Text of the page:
Office Christmas Party
Another reminder that allowing your cast to madly improvise instead of actually providing a coherent script with a scintilla of inherent logic often leads to…
Spike Lee's "25th Hour" tells the story of a businessman's last day of freedom before the start of his seven-year prison sentence. During this day he will need to say goodbye to his girlfriend, his father and his two best friends. And he will need to find someone to take care of his dog. The man's business was selling drugs, but his story could be a microcosm for the Enron thieves. What it has in common is a lack of remorse; the man is sorry he is going to prison, but not particularly sorry for his business practices, which he would still be engaged in if he hadn't been caught.
The man's name is Monty Brogan. He is thoughtful, well-spoken, a nice guy. The first time we see him, he's rescuing a dog that has been beaten half to death. He associates with bad guys--the Russian Mafia of New York--but it's hard to picture him at work. He doesn't seem like the type, especially not on the morning of his last day, when an old customer approaches him and he wearily advises him, "Take your jones somewhere else." Monty is played by Edward Norton as a man who bitterly regrets his greed. He should have gotten out sooner--taken the money and run. He stayed in too long, someone ratted on him, and the feds knew exactly where to look for the cocaine. He dreads prison not so much because of seven lost years, but because he fears he will be raped. His friends see his future more clearly. They are Jacob Elinsky (Philip Seymour Hoffman), a high school English teacher, and Frank Slaughtery (Barry Pepper), a Wall Street trader. Talking sadly with Jacob, Frank spells out Monty's options. He can kill himself. He can become a fugitive. Or he can do the time, but when he comes out his life will never be the same and he will not be able to put it together in any meaningful way. Frank's verdict: "It's over." The film reflects this elegiac tone as it follows Monty's last hours of freedom. He has been lucky in his girlfriend, Naturelle (Rosario Dawson), and in his father, James (Brian Cox). Although he suspects that Naturelle could have been his betrayer, we see her as a good-hearted young woman who knows how to read him, who observes at a certain point in the evening that Monty doesn't want company. The father, a retired fireman, runs a bar on Staten Island. Most of his customers are firemen, too, and the shadow of 9/11 hangs over them.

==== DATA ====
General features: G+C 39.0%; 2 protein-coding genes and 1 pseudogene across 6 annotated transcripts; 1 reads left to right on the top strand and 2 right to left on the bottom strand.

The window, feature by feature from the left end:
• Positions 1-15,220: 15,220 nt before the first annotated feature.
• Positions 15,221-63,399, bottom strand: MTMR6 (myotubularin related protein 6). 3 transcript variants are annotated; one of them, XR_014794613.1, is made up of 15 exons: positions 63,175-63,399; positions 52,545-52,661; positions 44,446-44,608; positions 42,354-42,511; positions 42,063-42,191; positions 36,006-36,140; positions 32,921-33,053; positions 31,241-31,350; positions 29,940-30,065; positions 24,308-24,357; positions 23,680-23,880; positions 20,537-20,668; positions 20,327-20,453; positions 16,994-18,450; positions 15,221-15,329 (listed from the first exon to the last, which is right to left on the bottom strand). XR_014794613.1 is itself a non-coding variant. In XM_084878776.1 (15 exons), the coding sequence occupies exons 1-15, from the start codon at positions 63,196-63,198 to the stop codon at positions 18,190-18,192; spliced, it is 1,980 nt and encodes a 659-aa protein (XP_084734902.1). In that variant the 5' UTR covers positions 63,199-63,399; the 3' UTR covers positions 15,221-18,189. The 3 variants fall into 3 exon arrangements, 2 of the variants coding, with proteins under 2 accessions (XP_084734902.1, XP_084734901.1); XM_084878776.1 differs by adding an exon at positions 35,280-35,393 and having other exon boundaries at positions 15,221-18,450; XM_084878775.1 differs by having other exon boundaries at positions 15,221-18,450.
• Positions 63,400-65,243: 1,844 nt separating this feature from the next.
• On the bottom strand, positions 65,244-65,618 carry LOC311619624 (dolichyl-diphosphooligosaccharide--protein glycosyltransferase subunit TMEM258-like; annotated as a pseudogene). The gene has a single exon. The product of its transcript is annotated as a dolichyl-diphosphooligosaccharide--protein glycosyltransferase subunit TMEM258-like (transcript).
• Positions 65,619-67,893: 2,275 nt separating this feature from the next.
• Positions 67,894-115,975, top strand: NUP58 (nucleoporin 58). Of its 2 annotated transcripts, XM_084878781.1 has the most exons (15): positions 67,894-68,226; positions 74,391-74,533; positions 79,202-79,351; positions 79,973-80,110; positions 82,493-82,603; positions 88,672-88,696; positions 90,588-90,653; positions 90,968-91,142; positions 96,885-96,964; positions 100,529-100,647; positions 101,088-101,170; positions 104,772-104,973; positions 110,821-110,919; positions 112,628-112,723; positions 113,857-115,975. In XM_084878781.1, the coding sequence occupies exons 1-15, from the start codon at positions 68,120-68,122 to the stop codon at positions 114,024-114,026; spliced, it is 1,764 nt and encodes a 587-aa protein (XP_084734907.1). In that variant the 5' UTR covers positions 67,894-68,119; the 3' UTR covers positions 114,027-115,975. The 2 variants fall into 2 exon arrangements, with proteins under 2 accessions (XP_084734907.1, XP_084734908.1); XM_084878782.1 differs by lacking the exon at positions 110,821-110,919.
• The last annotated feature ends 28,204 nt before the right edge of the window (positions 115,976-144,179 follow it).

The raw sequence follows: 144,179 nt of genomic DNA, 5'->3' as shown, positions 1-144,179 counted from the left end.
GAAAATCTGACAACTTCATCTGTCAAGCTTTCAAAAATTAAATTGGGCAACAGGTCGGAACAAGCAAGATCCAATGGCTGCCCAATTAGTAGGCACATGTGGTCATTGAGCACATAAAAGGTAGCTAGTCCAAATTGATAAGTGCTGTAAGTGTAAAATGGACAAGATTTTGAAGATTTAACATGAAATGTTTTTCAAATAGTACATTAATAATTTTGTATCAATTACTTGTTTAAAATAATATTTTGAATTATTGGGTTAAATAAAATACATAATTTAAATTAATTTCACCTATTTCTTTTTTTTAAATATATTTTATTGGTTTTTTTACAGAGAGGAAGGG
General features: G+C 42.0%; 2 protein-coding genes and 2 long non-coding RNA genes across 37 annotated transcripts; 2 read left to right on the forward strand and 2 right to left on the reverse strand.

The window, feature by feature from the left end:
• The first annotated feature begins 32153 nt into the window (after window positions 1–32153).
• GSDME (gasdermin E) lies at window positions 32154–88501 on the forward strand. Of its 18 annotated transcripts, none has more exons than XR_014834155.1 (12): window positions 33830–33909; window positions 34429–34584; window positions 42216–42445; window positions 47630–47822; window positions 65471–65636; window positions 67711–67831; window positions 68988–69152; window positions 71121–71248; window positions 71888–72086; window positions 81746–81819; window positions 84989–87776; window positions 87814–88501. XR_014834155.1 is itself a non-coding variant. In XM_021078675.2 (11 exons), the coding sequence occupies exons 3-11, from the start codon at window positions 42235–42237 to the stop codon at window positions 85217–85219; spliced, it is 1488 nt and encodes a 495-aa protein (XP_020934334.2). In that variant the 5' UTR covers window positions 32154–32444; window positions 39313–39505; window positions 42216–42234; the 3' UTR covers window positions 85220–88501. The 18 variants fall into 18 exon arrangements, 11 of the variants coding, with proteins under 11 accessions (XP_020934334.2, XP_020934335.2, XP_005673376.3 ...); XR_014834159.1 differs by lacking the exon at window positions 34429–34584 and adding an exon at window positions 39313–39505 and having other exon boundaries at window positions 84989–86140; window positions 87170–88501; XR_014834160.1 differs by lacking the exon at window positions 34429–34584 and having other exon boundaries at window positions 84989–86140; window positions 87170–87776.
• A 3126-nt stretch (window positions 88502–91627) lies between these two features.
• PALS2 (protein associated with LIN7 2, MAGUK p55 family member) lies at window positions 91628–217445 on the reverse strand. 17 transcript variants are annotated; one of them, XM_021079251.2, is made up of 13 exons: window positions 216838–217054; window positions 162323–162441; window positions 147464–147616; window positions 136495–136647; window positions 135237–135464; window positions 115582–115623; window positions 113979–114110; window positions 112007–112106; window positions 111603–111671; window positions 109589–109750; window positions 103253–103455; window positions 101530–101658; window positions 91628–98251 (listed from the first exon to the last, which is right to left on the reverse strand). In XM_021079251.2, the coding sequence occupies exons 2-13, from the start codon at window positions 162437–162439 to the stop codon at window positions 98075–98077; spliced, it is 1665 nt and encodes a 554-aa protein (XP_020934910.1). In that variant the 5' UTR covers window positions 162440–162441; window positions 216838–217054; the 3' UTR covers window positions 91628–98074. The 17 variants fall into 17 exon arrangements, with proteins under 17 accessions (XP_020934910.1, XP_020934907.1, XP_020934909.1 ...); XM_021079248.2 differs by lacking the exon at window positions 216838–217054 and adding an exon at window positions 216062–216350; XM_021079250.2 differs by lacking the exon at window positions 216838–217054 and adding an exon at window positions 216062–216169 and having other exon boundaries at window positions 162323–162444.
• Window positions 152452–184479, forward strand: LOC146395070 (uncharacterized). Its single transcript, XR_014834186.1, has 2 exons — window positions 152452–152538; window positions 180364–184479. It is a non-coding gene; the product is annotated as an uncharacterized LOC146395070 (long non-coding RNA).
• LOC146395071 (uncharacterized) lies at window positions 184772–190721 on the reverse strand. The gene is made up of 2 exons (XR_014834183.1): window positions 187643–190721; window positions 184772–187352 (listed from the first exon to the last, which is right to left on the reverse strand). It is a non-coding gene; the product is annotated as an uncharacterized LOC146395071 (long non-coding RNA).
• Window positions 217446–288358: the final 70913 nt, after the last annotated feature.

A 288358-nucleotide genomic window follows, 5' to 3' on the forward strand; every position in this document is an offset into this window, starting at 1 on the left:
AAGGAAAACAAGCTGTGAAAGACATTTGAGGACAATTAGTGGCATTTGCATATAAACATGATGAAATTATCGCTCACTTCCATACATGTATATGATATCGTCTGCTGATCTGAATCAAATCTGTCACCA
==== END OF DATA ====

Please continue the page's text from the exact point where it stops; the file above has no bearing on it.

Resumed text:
Monty has given his father money to pay off the bar's debts. He has moved with Naturelle into a nice apartment. Both the father and the girl know where the money comes from. His dad disapproves of drugs but has a curious way of forgiving his son: He blames himself. Because he was a drunk, because his wife died, it's not all Monty's fault.
The screenplay is by David Benioff, based on his novel. It contains a brilliant sequence where Monty looks in the mirror of a restroom and spits out a litany of hate for every group he can think of in New York--every economic, ethnic, sexual and age group gets the f-word, until finally he sees himself in the mirror and includes himself. This scene seems so typical of Spike Lee (it's like an extension of a sequence in "Do the Right Thing") that it's a surprise to find it's in the original novel--but then Benioff's novel may have been inspired by Lee's earlier film.
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